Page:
Divorce and Co-Parenting

Posted about 2 years ago. Applies to Missouri, 1 helpful vote

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When clients come in to see their attorney their first comments usually include that they want full custody of their children. In the State ofMissourithere is a growing trend towards joint parenting, or co-parenting. InMissourithere are three types of custody available to parents. There is physical custody and that refers to where the child’s body is all the time. Legal custody refers to major decisions made on subjects that include education, religion and health. The third is the residential parent, which refers to which school district the child goes to, as well as where that school sends the primary correspondence, such as the report card.

There are many myths about co-parenting and joint physical and legal custody. Many parents assume that co-parenting is impossible as they have always cared for the child, or that they cannot agree on anything with their estranged spouse, so how could they agree to parent together. Parents need to learn how to co-parent. They need to put aside their personal differences, and decide it is no longer about scoring points, but getting through the litigation with your child’s best interests in mind. If your child previously enjoyed time with two involved parents, that can be continued.

Another myth is that it is unfair to have a child live in two different homes. Further that a child needs a home base. Yes it may be difficult to have your child adapt to two different homes. But remember, your child can become flexible. Children need a routine, and if both parents have one at their houses, then a child knows where he or she is supposed to be every day and what is expected at each household. What is really unfair though is to deny your child their relationship with the other parent, the same relationship you enjoy, in order to punish the other parent, or because co-parenting seems overwhelming.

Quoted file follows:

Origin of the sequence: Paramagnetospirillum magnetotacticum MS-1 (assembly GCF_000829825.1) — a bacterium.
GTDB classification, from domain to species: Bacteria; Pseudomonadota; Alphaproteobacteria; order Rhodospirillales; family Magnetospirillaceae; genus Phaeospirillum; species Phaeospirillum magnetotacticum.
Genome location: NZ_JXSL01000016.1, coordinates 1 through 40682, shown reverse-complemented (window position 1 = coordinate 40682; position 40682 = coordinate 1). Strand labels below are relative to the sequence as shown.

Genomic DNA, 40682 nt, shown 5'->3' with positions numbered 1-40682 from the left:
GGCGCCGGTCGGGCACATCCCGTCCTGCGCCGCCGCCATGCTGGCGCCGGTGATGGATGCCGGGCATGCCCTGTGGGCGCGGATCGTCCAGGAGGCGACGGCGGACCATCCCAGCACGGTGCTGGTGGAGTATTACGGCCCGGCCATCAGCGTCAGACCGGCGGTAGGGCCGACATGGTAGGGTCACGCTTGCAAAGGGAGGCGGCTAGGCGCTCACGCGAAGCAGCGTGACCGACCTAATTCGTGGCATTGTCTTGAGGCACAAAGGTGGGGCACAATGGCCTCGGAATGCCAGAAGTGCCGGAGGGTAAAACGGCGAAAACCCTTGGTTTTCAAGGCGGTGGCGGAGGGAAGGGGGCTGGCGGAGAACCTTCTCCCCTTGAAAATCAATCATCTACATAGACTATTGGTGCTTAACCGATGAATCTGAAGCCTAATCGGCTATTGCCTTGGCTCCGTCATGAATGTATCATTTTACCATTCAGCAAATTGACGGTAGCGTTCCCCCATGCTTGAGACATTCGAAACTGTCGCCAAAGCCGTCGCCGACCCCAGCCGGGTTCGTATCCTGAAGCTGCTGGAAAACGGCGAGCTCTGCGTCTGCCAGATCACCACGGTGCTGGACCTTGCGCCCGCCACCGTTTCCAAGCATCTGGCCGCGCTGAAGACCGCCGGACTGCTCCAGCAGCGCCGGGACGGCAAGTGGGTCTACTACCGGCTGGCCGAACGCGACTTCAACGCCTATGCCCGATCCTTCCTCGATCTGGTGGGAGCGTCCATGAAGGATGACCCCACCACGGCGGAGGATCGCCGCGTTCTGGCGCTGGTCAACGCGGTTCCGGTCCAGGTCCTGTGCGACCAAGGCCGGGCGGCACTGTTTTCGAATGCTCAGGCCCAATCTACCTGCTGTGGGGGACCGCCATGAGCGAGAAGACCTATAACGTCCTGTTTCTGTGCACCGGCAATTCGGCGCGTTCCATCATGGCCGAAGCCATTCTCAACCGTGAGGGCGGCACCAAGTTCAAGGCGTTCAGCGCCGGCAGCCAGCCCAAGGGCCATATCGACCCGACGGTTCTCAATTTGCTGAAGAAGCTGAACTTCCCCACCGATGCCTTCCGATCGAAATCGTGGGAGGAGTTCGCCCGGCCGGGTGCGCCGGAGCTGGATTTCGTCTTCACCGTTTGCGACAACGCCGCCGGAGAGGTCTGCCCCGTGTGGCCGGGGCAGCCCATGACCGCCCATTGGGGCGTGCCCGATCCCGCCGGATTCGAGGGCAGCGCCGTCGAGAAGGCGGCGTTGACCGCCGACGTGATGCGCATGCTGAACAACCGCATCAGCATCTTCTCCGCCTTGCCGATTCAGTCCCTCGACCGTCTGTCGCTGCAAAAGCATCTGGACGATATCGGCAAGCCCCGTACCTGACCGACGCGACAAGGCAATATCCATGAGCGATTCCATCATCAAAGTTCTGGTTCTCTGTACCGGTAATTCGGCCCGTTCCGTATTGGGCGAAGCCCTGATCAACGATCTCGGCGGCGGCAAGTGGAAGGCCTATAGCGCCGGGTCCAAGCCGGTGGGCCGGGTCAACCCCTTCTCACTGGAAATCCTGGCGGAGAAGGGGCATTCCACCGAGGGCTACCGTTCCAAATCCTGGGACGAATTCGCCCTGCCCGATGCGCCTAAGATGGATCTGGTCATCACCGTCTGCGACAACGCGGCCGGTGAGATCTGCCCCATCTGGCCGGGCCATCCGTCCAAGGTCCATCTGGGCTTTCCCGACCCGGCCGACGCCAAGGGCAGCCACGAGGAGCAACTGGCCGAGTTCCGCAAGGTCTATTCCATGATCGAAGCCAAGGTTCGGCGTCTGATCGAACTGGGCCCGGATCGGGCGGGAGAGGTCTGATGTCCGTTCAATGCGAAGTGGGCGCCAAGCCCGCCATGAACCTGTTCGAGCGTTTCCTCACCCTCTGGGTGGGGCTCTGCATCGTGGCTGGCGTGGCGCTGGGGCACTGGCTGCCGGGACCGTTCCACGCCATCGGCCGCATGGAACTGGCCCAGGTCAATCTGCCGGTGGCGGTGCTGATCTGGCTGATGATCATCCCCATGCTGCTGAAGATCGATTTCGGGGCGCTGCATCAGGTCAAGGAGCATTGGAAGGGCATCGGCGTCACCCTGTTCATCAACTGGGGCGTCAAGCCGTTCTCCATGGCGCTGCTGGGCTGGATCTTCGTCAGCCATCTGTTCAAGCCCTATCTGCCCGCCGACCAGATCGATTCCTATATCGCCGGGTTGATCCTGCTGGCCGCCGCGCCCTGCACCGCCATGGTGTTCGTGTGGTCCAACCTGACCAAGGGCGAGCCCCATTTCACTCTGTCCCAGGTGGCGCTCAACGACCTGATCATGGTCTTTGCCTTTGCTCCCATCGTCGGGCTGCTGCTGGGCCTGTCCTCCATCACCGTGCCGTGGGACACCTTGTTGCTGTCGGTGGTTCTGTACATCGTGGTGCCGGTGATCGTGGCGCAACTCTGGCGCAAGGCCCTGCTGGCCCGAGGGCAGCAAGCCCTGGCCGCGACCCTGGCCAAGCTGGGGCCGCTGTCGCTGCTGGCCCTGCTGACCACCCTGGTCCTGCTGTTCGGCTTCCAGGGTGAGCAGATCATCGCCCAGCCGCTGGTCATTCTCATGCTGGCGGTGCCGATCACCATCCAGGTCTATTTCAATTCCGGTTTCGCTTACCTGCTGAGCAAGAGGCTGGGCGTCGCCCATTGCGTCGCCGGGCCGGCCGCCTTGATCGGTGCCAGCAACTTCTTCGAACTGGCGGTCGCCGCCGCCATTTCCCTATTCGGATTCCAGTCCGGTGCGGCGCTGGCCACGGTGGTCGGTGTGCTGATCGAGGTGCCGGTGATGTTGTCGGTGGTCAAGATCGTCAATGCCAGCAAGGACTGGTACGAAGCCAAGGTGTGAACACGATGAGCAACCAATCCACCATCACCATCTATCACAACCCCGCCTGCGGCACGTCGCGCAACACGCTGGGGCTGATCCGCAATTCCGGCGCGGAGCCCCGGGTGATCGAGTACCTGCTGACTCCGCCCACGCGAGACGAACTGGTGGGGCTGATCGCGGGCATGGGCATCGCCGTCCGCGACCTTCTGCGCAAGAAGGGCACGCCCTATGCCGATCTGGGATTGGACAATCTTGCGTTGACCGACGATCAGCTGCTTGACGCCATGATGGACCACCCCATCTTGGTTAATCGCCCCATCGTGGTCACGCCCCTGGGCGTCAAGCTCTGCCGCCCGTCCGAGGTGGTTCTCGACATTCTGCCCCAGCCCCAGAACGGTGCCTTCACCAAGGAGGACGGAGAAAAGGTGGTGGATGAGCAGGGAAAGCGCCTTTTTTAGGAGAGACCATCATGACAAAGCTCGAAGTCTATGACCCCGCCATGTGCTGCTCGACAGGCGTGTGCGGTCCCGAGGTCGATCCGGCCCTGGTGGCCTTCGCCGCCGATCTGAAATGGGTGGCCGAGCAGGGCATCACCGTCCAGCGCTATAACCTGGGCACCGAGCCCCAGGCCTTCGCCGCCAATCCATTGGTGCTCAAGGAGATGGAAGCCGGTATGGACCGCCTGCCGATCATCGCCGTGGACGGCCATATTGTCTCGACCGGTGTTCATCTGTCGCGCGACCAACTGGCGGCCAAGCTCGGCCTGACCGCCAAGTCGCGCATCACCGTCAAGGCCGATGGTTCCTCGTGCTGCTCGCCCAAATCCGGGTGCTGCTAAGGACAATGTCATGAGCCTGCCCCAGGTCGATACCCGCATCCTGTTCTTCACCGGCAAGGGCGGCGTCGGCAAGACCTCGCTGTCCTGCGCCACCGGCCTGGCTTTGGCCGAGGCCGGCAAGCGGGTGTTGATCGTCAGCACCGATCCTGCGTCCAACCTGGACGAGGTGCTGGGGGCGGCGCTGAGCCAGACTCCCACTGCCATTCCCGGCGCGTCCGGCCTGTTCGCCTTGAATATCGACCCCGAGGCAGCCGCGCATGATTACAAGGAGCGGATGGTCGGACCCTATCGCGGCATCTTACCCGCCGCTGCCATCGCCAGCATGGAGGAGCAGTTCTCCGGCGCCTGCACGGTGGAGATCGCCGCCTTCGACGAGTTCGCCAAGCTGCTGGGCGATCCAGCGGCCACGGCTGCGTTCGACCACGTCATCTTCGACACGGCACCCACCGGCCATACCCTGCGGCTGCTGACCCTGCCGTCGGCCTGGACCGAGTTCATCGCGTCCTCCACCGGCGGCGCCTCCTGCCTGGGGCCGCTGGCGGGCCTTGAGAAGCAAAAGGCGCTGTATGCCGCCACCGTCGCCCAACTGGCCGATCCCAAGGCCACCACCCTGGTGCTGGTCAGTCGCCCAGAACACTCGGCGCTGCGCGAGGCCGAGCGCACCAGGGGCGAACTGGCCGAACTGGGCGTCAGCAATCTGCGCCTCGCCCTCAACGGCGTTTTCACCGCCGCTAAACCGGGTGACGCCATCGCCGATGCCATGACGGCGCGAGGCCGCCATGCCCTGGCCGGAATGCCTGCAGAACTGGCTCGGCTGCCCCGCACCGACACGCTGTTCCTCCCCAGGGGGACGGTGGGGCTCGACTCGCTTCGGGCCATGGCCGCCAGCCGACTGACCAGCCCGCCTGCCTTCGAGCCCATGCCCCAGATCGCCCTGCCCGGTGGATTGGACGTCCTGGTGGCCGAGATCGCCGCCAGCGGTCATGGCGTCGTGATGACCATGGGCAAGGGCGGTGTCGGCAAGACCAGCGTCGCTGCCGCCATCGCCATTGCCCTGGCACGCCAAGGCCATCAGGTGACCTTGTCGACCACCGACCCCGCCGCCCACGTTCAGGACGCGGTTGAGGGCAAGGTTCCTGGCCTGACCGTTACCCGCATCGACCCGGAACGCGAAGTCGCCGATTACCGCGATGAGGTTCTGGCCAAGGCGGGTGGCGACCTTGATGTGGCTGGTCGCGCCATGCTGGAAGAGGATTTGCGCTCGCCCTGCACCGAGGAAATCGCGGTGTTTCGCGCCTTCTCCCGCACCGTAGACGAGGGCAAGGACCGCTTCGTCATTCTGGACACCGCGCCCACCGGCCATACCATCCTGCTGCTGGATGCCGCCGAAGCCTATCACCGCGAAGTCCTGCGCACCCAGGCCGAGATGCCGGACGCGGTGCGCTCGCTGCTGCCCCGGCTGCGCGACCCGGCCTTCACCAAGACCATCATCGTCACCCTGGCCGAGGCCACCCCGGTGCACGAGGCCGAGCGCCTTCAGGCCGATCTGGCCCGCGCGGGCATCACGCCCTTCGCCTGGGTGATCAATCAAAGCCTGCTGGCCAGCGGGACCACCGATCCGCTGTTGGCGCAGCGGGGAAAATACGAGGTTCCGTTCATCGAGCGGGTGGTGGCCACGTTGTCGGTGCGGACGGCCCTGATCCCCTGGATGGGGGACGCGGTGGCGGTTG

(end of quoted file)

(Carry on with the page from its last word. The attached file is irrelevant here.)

Further, many clients and their attorneys believe that divorced parents are way too contentious to equally share the responsibility of raising their child together. After a couple is divorced, they both must learn how to develop new relationships in their own lives. As each parent heals, the anger and bitterness that may have caused a vicious custody battle originally starts to fade.

Many parents also think that visitation is enough for a parent, usually the dad. While regular visits are critical to the father-child relationship, a relationship where a child does not see their parent more than three times in a two week period is not sufficient in order to grow and develop. Each visit can then become an event, where the parent is expected to produce gifts and other incentives to entice the child to continue their visitation with them. Becoming a Disney Land Dad is not the right approach. With more custody for Dad, the relationship does not have to deteriorate into that. Each visit should involve the child spending time with their family, whether it is watching television or playing football. More time together creates a comfort level that every child needs with both parents.

Finally, a huge myth about co-parenting is that the child actually suffers because Mom receives less child support. In fact, the amount of child support does decrease as the amount of visitation time increases. However, this is because Dad now spends more time directly with the child, and as a result, is now paying for the child’s needs in a more direct manner than he was previously.

No matter what your feelings are about your soon to be ex-spouse, please put your child’s interests first. Ask your attorney about joint custody. It could be what is best for your child, and ultimately, you.

Additional Resources

Missouri Revised statutes and Missouri case law

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